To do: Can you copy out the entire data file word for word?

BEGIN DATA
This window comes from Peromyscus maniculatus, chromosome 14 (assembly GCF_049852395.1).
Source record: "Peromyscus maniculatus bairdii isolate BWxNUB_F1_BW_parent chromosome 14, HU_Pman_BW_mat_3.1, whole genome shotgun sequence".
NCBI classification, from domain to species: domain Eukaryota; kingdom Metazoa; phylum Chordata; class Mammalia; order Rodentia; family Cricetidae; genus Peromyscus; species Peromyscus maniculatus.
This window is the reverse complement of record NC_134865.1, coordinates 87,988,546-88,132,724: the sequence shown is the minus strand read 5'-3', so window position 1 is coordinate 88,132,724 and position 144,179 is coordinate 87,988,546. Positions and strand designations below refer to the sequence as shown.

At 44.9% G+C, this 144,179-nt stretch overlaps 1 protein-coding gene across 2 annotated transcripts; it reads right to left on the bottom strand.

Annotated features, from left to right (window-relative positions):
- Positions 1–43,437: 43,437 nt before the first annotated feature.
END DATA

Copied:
This window comes from Peromyscus maniculatus, chromosome 14 (assembly GCF_049852395.1).
Source record: "Peromyscus maniculatus bairdii isolate BWxNUB_F1_BW_parent chromosome 14, HU_Pman_BW_mat_3.1, whole genome shotgun sequence".
NCBI classification, from domain to species: domain Eukaryota; kingdom Metazoa; phylum Chordata; class Mammalia; order Rodentia; family Cricetidae; genus Peromyscus; species Peromyscus maniculatus.
This window is the reverse complement of record NC_134865.1, coordinates 87,988,546-88,132,724: the sequence shown is the minus strand read 5'-3', so window position 1 is coordinate 88,132,724 and position 144,179 is coordinate 87,988,546. Positions and strand designations below refer to the sequence as shown.

At 44.9% G+C, this 144,179-nt stretch overlaps 1 protein-coding gene across 2 annotated transcripts; it reads right to left on the bottom strand.

Annotated features, from left to right (window-relative positions):
- Positions 1–43,437: 43,437 nt before the first annotated feature.